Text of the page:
A Brief Analysis of the Communications Indecency Act of 1995

This page has been accessed times since it was established in January 1996. The page was last updated 12 February 1996.

What the Communications Decency Act Does

It is difficult to piece together just what precisely has been enacted into law by this monstrosity. It amends various laws by sticking in little pieces here and there, and unless you have all the pieces, you often can't even tell what it is talking about. Here, as near as I can figure them out, are the main provisions of the indecency portion of the bill.

Section 502: No Indecency for the Kiddies . . .

The main problem child is Section 502. Its provisions:
  1. You can't send indecent material to people under the age of 18.
  2. You can't make available indecent material in such a way that people under the age of 18 can access it (i.e., on a WWW site or a usenet newsgroup).
  3. You can't advertise the existence of indecent material that is available to people under the age of 18.
  4. Internet Service Providers cannot knowingly allow their equipment to be used to do #1, #2, or #3 (ISPs are off the hook if they don't know about it).
What is indecent material? It is anything that depicts or describes, in terms patently offensive as measured by contemporary community standards, sexual or excretory activities or organs. This is vague on the one hand and very general on the other. It could include everything from the seven dirty words to medical writings about sexual or excretory functions to certain passages in the Bible.

Specifically, since 1987 the FCC has deemed as indecent "all explicit references to such things as masturbation, ejaculation, breast size, penis size, sexual intercourse, nudity, urination, oral-genital contact, erections, sodomy, bestiality, menstruation and testicles." [Note that this list itself is undoubtedly indecent. However in the interest of clarity I guess I'll take my chances with the prosecutor.]

Section 507: And No Obscenity for Their Daddies

In addition to Section 502, whose provisions I just outlined, there is another, less known part of the bill that applies to the internet. Section 507 specifies that:
  1. You can't post obscene, lewd, lascivious, filthy, or indecent material.
  2. You can't view obscene, lewd, lascivious, filthy, or indecent material.
  3. You can't post material telling, directly or indirectly, how or where to get an abortion.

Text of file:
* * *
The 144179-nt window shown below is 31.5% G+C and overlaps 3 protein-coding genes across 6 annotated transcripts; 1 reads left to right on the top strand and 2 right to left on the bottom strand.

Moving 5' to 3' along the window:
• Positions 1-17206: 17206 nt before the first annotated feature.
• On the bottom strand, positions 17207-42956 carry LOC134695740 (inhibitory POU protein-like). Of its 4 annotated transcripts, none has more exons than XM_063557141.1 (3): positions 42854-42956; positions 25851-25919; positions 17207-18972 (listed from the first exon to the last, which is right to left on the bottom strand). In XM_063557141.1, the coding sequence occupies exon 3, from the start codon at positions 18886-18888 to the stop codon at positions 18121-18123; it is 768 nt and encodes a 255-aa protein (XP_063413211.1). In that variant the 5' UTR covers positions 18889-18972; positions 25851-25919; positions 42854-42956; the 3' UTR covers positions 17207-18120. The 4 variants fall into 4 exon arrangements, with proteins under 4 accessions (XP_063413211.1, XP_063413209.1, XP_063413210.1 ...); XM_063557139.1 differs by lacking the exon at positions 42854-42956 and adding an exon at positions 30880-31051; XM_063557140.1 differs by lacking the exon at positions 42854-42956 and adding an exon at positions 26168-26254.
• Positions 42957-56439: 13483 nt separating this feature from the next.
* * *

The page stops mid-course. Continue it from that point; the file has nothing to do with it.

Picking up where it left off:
Although Section 507 looks worse, its end effect will probably be less. #3 will certainly be overturned and in #1 and #2, judges have officially decided to read "or" as "and" (judges apparently go to a different grammar school than the rest of us and it seems they have a policy of adopting an interpretation of a law that makes it constitutional, even if that interpretation seems a stretch by normal-person standards ). So #1 and #2 are basically restrict "obscene" material only.

#3 has abortion rights activists in an uproar; a suit has already been filed and the Justice Department has promised not to prosecute until the suit is settled.

Thus the final effect of Section 507 will certainly be:

  1. You can't post obscene material.
  2. You can't view obscene material.
This is nice, but irrelevant. Obscene material was prohibited already, in any form.

And that, my dear readers, is the Communications Decency Act (CDA) in a nutshell.

Know Your Indecency . . .

I have written a detailed analysis of the CDA, including the full text of the relevant portions of the law, and my opinion as to how these laws will affect the internet. In some instances where the CDA amends a current law, I have taken the trouble to look up the law that was amended and show you how the amendations affect the law in context, so reading this may be even more informative than reading the actual text passed by congress (not that I'm prejudiced against Congress and their ultra-clear way of writing, or anything . . . ). You can jump immediately to any of these sections of the analysis:

CPSR also has a briefer analysis of the bill as does the CDT. The legally inclined can read the full text of the bill that was passed. David Heise has a nice summary of what the bill prohibits and what will be its effect on universities using the internet, and the New York Times printed an editorial decrying the overly broad nature of the CDA.

The Cato Institute has a fine analysis of the whole indecency/obscenity issue. It covers the history of censorship in the U.S. including judicial decisions, legislative efforts to control expression, and the regulatory maze that has ensued.

Harry Erwin has powerfully expressed his views about why the CDA was passed and whether we should protest against it.

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